Success in the business world generally depends on a balance of technical skill and interpersonal charisma. Even if you’re not the best at what you do, you may still be memorable for the impression you make on others. Alternatively, you may be the best in your business and still leave people unimpressed due to a lack of professionalism. Regardless of industry or title, anyone can make a good interpersonal impression by following these basic rules:
- Wear your name tag on your right lapel - When you attend a business event, you are usually given a name tag sticker or pin. You should attach this to your front right side so that when you extend your hand to another, the person’s eye will be drawn to your name. Write your name legibly so people can read it. Ladies, pay attention to how low on your lapel you affix your name tag.
- Keep your business cards in a convenient place - No one wants to watch you dig through your purse or the contents of your wallet. I use a promo-style card holder that matches the InfoMart identity so I can always be marketing. When someone compliments my business card holder, I give it to them.
- Shoes - Women should wear close-toed shoes that aren't too high or distracting. People do notice if you’re bent at the waist trying to walk in heels that are too high. Shoes aren't that important in business except when the wearer’s awkwardness draws attention to them, and the way you hold yourself and move through a room is an impression that stays with people.
- Purses & Wallets - Don’t fumble with a purse or bursting wallet. If possible, place your purse in a corner away from the crowd or ask to leave it under the reception table behind the skirt. Wallets that stretch the limits of your back pocket are noticeable, even with a suit coat on.
- Adjust the volume on your phone - Make it a habit to turn the volume on your phone off or down when you walk into a meeting or business event. Whoever you see will probably want your full attention, or at least the respect of not having to compete with your noisy phone.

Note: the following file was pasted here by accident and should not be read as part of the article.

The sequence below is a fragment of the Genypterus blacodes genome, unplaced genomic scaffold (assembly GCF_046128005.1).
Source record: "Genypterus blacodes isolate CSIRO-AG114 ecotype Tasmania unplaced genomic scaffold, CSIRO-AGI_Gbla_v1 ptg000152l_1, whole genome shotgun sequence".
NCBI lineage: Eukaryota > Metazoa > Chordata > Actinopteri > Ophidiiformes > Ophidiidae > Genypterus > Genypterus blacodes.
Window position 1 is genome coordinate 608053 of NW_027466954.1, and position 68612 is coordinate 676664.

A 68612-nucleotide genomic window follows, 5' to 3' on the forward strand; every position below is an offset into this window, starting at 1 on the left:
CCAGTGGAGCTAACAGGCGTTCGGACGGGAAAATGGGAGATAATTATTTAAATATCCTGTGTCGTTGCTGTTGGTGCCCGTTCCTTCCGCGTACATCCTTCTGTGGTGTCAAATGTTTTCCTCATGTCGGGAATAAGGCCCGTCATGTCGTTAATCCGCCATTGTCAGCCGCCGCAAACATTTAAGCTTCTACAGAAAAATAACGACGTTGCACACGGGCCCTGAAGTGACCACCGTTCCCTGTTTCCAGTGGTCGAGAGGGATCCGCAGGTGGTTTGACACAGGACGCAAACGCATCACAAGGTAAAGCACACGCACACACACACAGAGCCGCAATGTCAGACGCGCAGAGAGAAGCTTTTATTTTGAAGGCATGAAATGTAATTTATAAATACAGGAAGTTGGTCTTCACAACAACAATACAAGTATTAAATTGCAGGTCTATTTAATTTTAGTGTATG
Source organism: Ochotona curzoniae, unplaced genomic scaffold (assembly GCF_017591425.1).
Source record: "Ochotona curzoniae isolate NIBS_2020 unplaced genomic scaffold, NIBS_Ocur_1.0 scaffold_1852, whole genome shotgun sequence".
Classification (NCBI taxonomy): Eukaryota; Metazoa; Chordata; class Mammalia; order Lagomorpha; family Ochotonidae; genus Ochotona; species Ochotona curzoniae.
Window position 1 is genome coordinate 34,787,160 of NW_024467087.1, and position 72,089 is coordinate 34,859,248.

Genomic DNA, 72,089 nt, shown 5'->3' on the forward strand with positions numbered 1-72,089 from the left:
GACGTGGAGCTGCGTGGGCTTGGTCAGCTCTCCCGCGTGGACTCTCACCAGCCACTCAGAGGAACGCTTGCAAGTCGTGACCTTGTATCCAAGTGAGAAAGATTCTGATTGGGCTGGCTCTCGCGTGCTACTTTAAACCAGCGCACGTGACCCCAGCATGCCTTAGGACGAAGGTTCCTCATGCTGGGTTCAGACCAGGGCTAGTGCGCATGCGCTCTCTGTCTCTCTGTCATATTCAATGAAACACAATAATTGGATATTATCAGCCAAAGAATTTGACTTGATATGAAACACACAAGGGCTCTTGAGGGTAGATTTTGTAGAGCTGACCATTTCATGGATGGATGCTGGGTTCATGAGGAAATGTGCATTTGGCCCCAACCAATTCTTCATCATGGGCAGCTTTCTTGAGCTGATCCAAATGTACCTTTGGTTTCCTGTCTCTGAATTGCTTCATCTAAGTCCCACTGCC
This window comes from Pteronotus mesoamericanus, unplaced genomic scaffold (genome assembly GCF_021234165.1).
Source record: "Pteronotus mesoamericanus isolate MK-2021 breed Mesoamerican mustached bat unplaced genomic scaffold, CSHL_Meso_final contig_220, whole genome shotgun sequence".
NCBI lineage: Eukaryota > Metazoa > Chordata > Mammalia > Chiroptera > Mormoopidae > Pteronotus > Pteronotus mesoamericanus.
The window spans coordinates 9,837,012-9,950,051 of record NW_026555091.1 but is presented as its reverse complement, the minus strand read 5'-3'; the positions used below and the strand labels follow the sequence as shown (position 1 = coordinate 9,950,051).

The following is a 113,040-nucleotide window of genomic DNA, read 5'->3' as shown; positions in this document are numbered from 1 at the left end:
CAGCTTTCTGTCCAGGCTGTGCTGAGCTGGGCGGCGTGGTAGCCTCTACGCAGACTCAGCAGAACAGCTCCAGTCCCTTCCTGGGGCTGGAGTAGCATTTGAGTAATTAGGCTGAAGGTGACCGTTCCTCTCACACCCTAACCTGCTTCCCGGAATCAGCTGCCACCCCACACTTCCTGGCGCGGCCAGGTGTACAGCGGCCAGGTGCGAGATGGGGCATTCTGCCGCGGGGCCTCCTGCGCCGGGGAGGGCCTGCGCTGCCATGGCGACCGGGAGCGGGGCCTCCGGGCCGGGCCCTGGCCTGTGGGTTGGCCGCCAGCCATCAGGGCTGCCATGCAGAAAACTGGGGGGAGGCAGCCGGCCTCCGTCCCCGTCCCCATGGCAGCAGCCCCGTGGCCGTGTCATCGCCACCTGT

- Handshakes – Don’t assume that you have a good handshake. Instead, practice shaking hands with trusted friends, peers, or advisors before meeting new people. No one wants to, or will be impressed by, having to arm wrestle a stranger or clasp a limp fish hand.
- Dress up versus down – If you’re unsure of the dress code, always dress nicer than you expect you should. It is more positively impressive to look overdressed than underdressed.
- Dress for the position you want, not the position you have - Observe how the professionals in a position you desire dress, and create your wardrobe with that in mind. If you want to be in management, consider mimicking or improving upon the styles of your current managers.
- Talkers - When a meeting starts or networking pauses for introductions and a “few words” from the host, give them your full attention and don’t talk. If you are standing or sitting next to someone who talks over the speaker, politely ask them to cease their conversation so you can catch the speaker’s message. After all, you may one day be the person in front of the crowd and you’d feel disrespected if crowd chatter dismissed your message.
Over 25 years ago, when InfoMart first joined the Cobb Chamber of Commerce and began attending networking meetings, a Chamber executive took me under her wing and shared these unwritten rules. They have served me well and I hope they can serve you, too.
Do you follow any other unwritten rules of professionalism? Whether you learned a hard lesson or benefited by knowing an unwritten rule, I’d be happy to hear your stories and professional considerations.
President & Founder
Blog by Tammy Cohen originally posted to LinkedIn March 11, 2015